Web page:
EPA is currently working on a Drift Reduction Technology program to encourage the agrichemical industry to develop and implement new technologies that may reduce drift. Advocates say this program alone is inadequate, since numerous practices already exist for reducing pesticide drift, are at times not implemented, because the pesticide applicator is unaware of or chooses to ignore them. Moreover, they cite transcontinental drift and community-wide drift and movement of volatilized pesticides associated with chemical-intensive farming operations.

The draft guidelines contain:

1. A general drift statement that varies according to product type. The general drift statement prohibits drift that could cause an adverse effect to people or any other non-target organism or site.

2. Examples of risk-based, product-specific drift use restrictions, along with formats for presenting these statements on product labeling. On a pesticide-by-pesticide basis, based on individual product use patterns, EPA will evaluate scientific information on risk and exposure from pesticide drift. These assessments will help the agency determine whether product-specific use restrictions are needed to protect people, wildlife, water resources, schools, or other sensitive sites from potential harm. These restrictions could include no-spray buffer zones, or requirements related to droplet or particle size, nozzle height, or weather conditions at the time of application.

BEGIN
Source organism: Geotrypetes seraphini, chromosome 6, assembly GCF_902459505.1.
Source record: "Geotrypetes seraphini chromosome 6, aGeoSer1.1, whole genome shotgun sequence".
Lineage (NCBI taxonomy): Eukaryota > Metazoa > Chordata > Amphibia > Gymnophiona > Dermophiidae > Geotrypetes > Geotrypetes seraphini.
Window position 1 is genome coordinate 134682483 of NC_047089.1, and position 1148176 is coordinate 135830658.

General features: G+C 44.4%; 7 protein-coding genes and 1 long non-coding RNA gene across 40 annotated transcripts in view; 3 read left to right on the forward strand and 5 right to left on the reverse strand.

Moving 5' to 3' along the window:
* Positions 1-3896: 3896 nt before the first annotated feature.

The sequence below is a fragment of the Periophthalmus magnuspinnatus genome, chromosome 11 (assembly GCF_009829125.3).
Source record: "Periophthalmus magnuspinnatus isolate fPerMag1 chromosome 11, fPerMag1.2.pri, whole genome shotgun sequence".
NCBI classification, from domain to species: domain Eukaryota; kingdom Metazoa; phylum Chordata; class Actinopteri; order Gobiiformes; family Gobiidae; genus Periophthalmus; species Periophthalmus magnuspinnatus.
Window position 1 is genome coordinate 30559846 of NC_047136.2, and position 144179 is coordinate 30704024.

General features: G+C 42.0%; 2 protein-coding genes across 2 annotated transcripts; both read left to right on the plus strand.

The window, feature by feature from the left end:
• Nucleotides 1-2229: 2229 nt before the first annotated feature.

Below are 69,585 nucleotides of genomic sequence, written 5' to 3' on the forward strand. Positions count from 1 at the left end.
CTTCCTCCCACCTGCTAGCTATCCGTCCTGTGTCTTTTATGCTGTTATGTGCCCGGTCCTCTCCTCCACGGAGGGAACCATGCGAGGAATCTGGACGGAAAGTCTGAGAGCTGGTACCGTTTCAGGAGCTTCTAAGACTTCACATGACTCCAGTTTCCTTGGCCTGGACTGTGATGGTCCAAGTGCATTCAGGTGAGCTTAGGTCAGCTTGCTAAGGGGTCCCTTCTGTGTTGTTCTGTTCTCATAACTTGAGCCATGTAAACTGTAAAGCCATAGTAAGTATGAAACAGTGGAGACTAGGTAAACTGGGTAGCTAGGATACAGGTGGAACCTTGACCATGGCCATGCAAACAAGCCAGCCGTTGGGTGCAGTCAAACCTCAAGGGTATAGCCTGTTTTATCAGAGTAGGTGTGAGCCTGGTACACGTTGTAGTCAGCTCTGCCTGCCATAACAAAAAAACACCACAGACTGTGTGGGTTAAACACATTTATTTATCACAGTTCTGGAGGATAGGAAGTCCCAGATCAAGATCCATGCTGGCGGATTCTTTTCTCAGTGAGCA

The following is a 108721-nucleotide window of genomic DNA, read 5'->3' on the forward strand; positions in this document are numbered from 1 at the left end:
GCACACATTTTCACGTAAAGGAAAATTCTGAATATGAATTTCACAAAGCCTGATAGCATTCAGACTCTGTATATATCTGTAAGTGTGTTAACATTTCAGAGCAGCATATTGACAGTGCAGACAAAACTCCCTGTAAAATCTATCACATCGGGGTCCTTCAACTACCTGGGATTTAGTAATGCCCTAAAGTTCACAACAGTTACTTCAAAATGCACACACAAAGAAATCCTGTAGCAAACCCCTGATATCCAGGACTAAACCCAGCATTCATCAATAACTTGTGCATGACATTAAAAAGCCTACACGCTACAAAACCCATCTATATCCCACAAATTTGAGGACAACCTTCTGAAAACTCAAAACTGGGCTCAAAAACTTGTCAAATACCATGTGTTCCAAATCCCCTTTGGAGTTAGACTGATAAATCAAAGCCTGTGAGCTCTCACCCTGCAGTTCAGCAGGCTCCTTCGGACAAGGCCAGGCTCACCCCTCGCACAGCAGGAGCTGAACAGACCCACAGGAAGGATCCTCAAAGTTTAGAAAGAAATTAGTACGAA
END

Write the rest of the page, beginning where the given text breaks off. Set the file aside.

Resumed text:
3. Guidance to applicants and registrants about the process for implementing the new statements and formats on product labeling.

The agency believes the use of these statements and formats on labels will provide users with more consistent, understandable, and enforceable directions about how to protect human health and the environment from harm that might result from off-target pesticide drift.

You can take action and tell EPA you support these efforts as a first step to protect people, especially children and the environment from the dangers of pesticide drift! Click here to sign the Pesticide Action Network of North America (PANNA) petition Protect Rural Kids from Pesticide Drift. However, if you are able, send individual comments to have an even greater impact on the process. To submit comments directly to EPA at www.regulations.gov docket EPA-HQ-OPP-2009-0825. Hurry, the deadline is March 5!